Point #2: Selling To The Right Person: Never mail a query letter addressed to “Editor” or “To Whom It May Concern”. Such a letter is destined for the “slush pile,” and eventually, the trashcan. Once you’ve identified your ideal publisher, consult a book such as the latest edition of Jeff Herman’s Writer’s Guide to Book Editors, Publishers, and Literary Agents (most libraries or large bookstores will have it). The book will provide a page or two of information on the publisher in question, including the name and contact information of the person to whom all queries should be directed. Usually, this is an executive or managing editor. Address the query letter to that specific person and make sure to use the correct gender and spelling when using their name.

Point #3: Your Opening (Especially the First Sentence): The first paragraph of your query letter should get right to the point. Tell the editor why you are contacting him/her. Did someone they know refer you? Has someone famous praised your work? Either one will capture instant attention. But the most important thing you can do in your opening is to define the audience and market for your book and state why your book is unique or has sales potential in the marketplace. Be specific. Don’t say “all women will want to read my book”. Say “five million women between the ages of 40 and 55 who watch The Oprah Winfrey Show will want to read my book”. The editor will determine within the first sentence or two whether or not to continue reading the rest of your query, so it’s extremely important to spend time crafting the best opening possible. If you have any media contacts or a way to position your book so that it will be irresistible for the media to cover, then say so in the first sentence. Media attention sells books, and that’s what publishers are in business to do.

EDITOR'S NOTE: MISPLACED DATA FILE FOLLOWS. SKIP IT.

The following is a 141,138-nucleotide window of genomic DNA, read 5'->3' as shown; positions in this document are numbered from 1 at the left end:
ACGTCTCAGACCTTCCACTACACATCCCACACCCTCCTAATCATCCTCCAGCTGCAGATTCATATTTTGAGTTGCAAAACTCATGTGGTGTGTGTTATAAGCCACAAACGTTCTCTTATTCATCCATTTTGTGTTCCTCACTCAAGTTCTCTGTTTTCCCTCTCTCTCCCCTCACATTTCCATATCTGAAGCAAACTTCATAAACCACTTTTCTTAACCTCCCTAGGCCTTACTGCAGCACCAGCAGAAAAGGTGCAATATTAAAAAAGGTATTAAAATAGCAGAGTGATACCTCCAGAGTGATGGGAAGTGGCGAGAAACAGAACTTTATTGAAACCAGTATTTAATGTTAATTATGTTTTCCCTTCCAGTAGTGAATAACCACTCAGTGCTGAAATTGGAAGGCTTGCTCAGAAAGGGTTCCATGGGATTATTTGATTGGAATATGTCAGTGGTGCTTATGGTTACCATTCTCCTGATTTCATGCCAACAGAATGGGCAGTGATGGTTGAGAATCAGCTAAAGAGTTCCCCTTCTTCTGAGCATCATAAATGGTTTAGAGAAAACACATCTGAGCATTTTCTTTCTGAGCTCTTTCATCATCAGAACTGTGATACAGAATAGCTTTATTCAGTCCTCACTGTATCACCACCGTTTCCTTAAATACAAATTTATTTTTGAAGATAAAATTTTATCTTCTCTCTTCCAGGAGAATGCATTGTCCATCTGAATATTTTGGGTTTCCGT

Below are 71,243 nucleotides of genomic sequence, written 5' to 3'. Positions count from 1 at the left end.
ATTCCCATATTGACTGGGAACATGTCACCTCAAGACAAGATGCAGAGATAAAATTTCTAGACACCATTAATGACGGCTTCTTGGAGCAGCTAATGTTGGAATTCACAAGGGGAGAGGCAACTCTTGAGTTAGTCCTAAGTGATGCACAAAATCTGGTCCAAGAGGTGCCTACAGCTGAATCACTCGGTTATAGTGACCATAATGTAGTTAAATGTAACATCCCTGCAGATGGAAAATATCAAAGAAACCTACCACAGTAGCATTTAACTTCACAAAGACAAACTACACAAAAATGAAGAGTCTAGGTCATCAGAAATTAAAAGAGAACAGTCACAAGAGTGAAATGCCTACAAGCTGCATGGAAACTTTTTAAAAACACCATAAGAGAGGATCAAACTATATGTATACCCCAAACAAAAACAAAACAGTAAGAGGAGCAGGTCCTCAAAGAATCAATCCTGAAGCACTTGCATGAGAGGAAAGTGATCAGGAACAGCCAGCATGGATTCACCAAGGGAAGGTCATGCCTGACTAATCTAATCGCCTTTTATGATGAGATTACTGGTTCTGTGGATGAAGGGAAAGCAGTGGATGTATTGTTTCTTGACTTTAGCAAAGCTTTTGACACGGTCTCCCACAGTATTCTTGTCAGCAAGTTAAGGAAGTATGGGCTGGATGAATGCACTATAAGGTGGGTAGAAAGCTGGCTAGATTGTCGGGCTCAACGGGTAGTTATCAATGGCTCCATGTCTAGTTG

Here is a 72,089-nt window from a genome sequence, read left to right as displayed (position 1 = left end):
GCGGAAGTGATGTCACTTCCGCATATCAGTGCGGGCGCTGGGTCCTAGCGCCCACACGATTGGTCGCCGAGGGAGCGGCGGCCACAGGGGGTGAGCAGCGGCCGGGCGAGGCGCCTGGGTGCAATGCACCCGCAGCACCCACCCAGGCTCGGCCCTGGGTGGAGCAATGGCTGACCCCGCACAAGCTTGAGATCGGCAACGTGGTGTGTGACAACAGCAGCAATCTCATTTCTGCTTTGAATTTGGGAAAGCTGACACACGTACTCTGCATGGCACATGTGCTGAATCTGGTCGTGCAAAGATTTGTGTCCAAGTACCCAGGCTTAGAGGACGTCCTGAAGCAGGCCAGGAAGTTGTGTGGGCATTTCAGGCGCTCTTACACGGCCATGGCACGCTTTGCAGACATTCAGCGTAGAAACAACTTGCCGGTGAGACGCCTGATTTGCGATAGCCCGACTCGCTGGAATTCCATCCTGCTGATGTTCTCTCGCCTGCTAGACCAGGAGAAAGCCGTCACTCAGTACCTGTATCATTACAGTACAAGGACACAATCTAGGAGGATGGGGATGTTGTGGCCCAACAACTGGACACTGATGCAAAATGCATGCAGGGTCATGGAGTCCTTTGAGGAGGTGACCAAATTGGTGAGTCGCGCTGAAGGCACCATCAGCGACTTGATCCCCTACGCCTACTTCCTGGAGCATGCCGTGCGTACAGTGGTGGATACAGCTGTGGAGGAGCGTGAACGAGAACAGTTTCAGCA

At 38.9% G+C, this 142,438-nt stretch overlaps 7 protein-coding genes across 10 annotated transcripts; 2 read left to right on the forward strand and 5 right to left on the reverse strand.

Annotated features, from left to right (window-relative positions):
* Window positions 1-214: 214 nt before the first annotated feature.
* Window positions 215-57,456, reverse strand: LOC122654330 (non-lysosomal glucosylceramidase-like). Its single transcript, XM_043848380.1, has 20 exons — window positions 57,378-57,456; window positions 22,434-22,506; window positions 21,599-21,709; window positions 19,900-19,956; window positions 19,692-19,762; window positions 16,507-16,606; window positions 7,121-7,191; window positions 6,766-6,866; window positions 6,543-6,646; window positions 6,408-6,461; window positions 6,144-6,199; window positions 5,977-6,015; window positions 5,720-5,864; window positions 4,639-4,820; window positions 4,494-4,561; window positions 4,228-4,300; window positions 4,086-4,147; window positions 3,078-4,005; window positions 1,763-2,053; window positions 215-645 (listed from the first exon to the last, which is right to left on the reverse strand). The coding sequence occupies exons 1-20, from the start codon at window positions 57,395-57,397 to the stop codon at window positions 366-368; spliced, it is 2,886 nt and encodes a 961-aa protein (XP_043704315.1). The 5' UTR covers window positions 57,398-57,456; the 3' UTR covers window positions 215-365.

Point #4: Describe Your Product: In the second paragraph, provide a brief overview of your book. Give the editor a brief summary just as it might appear on the book’s jacket. If possible, reference bestselling books within the same genre and point out why your book is different. Present facts about your work, not opinions. “The potential market is 5.8 million single women” is a fact. “This is the greatest book ever written” is an opinion. Tell the editor why your book will fill an unmet need in the marketplace. Keep it brief, and don’t ramble. This is a case where less is more.

Point #5: About The Author: In the third paragraph, talk about yourself. Why are you writing this book? What are your credentials? Are you an expert in the field? Have you ever been published before? Do you have media experience or media contacts? If so, then let the editor know. If you have limited experience, say so. Be honest and straightforward. Experience helps, but lack of experience will not immediately disqualify you. Adding “fluff” to your resume will. Under no circumstances should you include information about your personal life unless such information is pertinent to selling the book.

Point #6: Leave Them Wanting More: Conclude your query letter by thanking the editor for his/her time and by offering to send your full book proposal (for non-fiction) or the first few chapters of your book (for fiction), and donít forget to provide your contact information. If your query letter sparks the interest of the editor, he/she will contact you and ask for more information. So don’t send a book proposal or sample chapters without being asked. Also, if you’re sending a query to more than one editor, let them know that you have sent simultaneous queries. Likewise, if you’re offering the editor a two week period of exclusivity (the method I recommend), then say so. Finally, don’t include a SASE with your query. A SASE is most often used to send a form rejection letter back to the author. Don’t leave the impression that you expect rejection. If interested, an editor will contact you immediately by phone or email. They wonít use snail mail.

Point #7: Proofread, Proofread, Proofread: A query letter is the first sample of a prospective author’s writing that an editor will see. It should be perfect. If you can’t produce a one-page letter professionally and free of error, why should anyone believe you can produce an entire book? Don’t rely on spell check programs to find your mistakes, and remember that solid writing is produced by rewriting, rewriting, and rewriting. Rework each individual sentence until it’s the best it can be. You’ve spent countless hours perfecting your manuscript. You can certainly spend a few hours perfecting your query letter.